Virtual Empathy and Embodied Transculturation in the Investigative Art Project ‘The Machine to be Another’



Virtual Empathy and Embodied Transculturation in the Investigative Art Project ‘The Machine to be Another’

This proposal explores the potential of embodied aesthetic experiences to generate transcultural identities and ‘third spaces’ (Bhabha 1994) of transcending cultural boundaries at a non-verbal, somatic and affective level via the analysis of the investigative art project The Machine to Be Another by BeAnotherLab.

The Machine to Be Another (ongoing since 2014) offers several scenarios of interaction – Gender Swap, empathy towards immigrants and refugees, sensory understanding of impairment – that generate ‘virtual empathy’ (Bolter and Grusin 1999) based on neuroscience experiments, telepresence and Oculus Rift technology. The Machine employs first-person camera and footage as empathic tools and provides a multiplicity of self-reflexive perspectives that functions as a form of disruptive ‘montage’ subverting regular modes of perception.

As Suhr and Willerslev (2013) have argued, montage offers a tool to break the mimetic dogma, so that the destabilization of common-sense perception could make invisible social realities visible. As studied herewith, the Machine’s somaesthetic fusion between subjective camera and sensorimotor destabilization provokes imaginary extension of one’s self in multiple versions. Conceptually these experiential dimensions resemble Mikhail Epstein’s understanding of transculturality as the freedom of being different from others, as well as from one’s own self.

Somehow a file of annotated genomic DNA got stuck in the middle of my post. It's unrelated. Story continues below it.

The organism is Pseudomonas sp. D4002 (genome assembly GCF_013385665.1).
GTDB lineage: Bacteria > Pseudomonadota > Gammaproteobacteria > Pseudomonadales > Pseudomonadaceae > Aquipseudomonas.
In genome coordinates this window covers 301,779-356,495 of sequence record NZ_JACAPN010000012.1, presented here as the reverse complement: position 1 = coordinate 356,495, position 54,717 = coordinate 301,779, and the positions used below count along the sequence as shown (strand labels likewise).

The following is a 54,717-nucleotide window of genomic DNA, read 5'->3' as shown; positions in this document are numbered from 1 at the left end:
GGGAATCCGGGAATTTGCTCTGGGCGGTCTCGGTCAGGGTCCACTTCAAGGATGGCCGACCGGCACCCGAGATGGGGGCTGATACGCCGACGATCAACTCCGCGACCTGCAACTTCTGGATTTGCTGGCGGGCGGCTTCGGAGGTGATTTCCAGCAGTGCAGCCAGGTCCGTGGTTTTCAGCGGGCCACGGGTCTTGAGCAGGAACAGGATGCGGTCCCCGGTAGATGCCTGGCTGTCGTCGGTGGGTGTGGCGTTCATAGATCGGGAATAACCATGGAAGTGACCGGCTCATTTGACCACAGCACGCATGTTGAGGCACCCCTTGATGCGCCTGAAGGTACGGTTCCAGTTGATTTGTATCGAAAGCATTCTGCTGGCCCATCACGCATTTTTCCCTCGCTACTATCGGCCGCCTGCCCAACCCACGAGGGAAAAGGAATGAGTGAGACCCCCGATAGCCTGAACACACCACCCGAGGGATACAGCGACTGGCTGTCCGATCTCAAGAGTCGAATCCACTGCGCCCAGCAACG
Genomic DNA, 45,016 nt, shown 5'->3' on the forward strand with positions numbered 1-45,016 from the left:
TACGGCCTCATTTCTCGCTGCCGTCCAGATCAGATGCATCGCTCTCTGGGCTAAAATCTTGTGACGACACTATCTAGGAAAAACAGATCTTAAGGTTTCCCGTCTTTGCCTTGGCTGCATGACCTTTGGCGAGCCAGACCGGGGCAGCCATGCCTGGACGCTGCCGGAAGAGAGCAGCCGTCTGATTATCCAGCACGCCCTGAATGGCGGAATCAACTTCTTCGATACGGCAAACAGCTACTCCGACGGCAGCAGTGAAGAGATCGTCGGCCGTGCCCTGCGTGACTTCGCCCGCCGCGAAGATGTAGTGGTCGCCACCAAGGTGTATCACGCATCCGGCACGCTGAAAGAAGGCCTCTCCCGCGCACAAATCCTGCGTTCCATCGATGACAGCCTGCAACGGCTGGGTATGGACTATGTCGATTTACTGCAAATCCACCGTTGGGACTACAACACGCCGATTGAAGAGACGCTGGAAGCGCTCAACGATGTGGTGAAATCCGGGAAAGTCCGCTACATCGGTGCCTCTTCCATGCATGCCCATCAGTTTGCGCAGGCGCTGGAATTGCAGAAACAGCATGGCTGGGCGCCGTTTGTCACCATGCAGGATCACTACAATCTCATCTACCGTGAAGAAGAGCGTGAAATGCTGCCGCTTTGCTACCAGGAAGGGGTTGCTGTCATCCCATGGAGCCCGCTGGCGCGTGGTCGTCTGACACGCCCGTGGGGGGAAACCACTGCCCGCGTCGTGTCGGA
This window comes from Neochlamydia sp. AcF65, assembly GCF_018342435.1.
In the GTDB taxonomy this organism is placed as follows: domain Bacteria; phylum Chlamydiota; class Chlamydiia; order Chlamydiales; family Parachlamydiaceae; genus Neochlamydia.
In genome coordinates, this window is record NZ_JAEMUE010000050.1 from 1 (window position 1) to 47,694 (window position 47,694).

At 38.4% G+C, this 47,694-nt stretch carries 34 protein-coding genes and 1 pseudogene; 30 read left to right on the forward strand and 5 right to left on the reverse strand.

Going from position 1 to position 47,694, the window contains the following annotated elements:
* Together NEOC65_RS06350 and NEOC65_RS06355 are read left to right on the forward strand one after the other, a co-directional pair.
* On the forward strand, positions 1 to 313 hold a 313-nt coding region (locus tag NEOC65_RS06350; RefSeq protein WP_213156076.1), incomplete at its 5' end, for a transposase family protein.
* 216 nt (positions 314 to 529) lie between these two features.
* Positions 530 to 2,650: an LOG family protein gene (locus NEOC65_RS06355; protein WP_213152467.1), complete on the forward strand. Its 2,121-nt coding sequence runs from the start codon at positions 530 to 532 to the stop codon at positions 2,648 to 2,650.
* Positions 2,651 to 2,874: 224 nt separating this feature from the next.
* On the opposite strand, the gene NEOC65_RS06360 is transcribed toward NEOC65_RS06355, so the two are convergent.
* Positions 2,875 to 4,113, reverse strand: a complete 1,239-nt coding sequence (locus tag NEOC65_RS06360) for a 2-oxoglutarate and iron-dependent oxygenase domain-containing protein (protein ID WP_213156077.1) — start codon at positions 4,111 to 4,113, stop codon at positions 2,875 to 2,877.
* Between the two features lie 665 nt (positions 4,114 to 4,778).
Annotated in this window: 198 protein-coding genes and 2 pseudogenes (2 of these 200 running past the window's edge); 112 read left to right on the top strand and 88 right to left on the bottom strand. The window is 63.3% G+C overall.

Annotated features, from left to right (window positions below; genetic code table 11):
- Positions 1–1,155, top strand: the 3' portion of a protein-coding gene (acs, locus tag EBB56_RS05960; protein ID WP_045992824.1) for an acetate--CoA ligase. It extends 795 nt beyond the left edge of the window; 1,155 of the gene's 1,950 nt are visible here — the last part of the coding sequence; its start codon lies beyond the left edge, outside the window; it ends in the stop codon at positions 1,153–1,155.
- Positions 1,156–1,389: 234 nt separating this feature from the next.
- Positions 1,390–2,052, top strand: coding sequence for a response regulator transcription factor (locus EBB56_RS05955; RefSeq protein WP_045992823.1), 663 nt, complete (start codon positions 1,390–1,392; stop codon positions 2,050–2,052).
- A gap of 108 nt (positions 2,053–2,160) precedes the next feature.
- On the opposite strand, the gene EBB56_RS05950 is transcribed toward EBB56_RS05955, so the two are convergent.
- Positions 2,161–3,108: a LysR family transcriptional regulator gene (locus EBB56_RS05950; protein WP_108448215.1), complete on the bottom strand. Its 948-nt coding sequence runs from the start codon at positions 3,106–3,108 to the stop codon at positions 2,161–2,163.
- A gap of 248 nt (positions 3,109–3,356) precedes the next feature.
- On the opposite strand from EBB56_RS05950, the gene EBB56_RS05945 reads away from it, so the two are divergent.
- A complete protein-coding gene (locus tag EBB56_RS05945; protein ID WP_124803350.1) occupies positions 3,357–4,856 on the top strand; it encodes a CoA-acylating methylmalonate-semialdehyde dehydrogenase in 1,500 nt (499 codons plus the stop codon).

The Machine also plays a subversive role by transgressing ideological and hierarchical dichotomies such as self/other, mind/body, organism/machine, male/female, which Donna Haraway (1984) has conceptualised via the metaphor of the ‘cyborg.’ Hence, the discussion establishes conceptual parallels between Haraway’s cyborg manifesto and the transcultural paradigm, since both entail overcoming of essentialism and binary oppositions.

Drawing upon the Machine’s place-specific sessions at Somerset House, London and FACT, Liverpool, this research suggests a paradigmatic shift beyond representation and discursive formation of cultural identities towards ‘embodied transculturation’ via media re-enactment of becoming a cultural ‘other.’

Lora Markova

Loughborough University London


Lora is a Research Associate at the Institute for Media and Creative Industries at Loughborough London and her research and publications focus on creative innovation, transcultural aesthetics and media arts. Lora’s PhD (Cum Laude 2017) was completed at Deusto University, Bilbao with research mobilities at Goldsmiths University of London and University of Birmingham. Her professional background involves positions at the former Netherlands Media Art Institute-NIMk, Netherlands Institute for Cultural Heritage- ICN, Greenpeace International (Amsterdam), the European Commission (Brussels), and she has served as EACEA/2007 Expert for the EU Culture and MEDIA programmes. As a visual artist, she has presented moving image at LOOP: Barcelona, Not Still Art Festival New York, Glitch Montreal, Miami Short, among others.

Virtual Empathy and Embodied Transculturation in the Investigative Art Project ‘The Machine to be Another’


The Machine to be Another trailer

The Machine to be Another at FACT Liverpool